Arts and Entertainment

Liberté, Égalité, Fraternité

The Spectator reviewed Junior SING!.

Reading Time: 5 minutes

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By The Photo Department

“Welcome to Vienna, where we, the people, wear rags, eat scraps, and share the same toothbrush.”

Coordinated by Liam Kronman and produced by Maddy Anderson, Ruth Lee, Jillian Lin, and Zoe Oppenheimer, this year’s Junior SING! brings us to Vienna, Austria, where revolutionary Joseph (Jonathan Schneiderman) and his four-man-crew are discontent under the oppressive rule of the monarchy, who denies them modern-day inalienable rights such as WiFi. Joseph struggles to infiltrate and take down the monarchy, while his peasant friend and love interest Violet (Stella Oh) struggles with her moral values at her new job at the palace. Though the plot line initially seems cliche, the humorous and modern elements alongside some outstanding performances provide a fresh and genuine take on the theme of revolution.

The show begins with an impassioned speech by the aspiring revolutionary leader, Joseph. Just as he starts to gain momentum, he’s cut off by his phone’s failure to load the rest of his lines, immediately subverting expectations and undercutting the buildup of his monologue. His crew of fellow revolutionaries rush out to give him the news: the kingdom’s WiFi is down. The curtains open to a mob of angry peasants and a rousing rendition of “Holding Out for a Hero.”

The story begins in earnest with “Grievance Day,” when we are introduced to the cast of royals: King Alastair Tator (Alexander Lake), Queen Genevieve (Katerina Corr), and the aptly named Prince Benedict Tator (Ian Saint-Germain). Joseph and his band of peasants including Tess (Claire Shin), Klaus (Michael Russo) and Napoleon Bonaparte (Mimi Gillies), whom no one in Vienna seems to know or care about, are in attendance as is a large crowd of similarly angry commoners protesting the loss of their WiFi and imminent starvation. We are also introduced to Violet, the recently hired party planner for Prince Benedict Tator’s 23rd and a half birthday and one of Joseph’s few non-revolutionary friends. Against a backdrop of angry commoners, she argues with Joseph about the morality of working for the monarchy, shutting down his appeal for revolution and keeping her job working for the royals.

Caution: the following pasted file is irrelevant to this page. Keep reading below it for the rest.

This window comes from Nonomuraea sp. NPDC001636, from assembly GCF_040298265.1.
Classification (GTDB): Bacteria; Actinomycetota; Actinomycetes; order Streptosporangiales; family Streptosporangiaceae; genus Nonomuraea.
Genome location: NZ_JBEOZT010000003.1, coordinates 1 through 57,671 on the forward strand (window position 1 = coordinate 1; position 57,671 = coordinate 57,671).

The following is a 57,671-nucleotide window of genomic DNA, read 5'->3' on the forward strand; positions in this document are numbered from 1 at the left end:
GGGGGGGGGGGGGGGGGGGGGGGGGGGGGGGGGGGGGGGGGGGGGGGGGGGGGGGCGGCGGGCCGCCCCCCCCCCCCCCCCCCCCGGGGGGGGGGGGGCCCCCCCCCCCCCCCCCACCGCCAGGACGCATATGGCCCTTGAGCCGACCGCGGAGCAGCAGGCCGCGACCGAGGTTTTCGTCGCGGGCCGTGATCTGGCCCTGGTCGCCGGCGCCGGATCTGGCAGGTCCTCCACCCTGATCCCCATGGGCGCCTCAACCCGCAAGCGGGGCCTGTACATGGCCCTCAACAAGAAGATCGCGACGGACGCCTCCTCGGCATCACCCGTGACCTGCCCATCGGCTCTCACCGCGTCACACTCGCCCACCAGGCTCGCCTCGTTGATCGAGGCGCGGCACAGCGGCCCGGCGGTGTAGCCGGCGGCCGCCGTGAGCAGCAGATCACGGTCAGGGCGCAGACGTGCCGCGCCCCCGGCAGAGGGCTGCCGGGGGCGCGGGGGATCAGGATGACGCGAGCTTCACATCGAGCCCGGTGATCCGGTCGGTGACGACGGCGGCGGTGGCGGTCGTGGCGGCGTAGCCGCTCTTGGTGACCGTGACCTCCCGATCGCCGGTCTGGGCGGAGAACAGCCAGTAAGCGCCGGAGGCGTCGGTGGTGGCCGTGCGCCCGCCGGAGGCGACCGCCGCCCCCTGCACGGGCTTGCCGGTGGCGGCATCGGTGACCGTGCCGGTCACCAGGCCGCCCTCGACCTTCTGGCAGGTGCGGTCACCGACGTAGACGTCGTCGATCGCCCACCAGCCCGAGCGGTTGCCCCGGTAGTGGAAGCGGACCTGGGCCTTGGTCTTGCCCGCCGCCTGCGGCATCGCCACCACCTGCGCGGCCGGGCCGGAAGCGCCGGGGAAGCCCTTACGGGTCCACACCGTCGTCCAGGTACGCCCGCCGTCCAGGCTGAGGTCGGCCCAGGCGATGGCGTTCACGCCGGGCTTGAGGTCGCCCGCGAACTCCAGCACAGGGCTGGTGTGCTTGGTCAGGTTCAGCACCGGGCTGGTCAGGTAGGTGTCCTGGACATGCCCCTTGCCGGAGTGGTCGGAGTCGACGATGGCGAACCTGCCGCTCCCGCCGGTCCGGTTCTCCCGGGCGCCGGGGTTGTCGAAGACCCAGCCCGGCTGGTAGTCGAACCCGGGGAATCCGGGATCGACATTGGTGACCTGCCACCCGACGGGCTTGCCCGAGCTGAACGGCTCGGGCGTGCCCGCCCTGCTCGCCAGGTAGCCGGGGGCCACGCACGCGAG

Violet then meets with Queen Genevieve, who relentlessly puts her down for her clothes and status, discusses her duties as party planner, and stresses, while half looking at the audience, the importance of giving Benedict’s poisonous lizards their allergy medication, as “the lizards have poisonous mucus, and one sneeze would leave a very bad ending to this story.” Launching into the musical number “We’re Wealthy,” Queen Genevieve undergoes a brilliant and unexpected on-stage costume change from the floor-length royal Victorian dress to a lighter blue sequin tap costume underneath.

From Queen Genevieve’s ornate Victorian royal gown complete with laced undersleeves and small pink ribbons to Prince Benedict’s ironic embellished green suit, which refers to his eventual demise by a lizard sneeze, the costumes crew shines in its attention to detail and outstanding designs, enhancing the luxury of the Austrian royals in particular. Though Joseph wears a beautiful black vest with golden detail, which does not suit a peasant, the slight is easily outweighed by the added aesthetic.

The intricate costumes complement the lavish set of the royal throne room, featuring majestic golden human statues and lampstands, as well as a regal portrait of the royal family in an elaborate golden frame. The natural backdrop is understated in contrast, with pastel purples and blues in the cloudy sky and mountains creating a serene, dreamy atmosphere.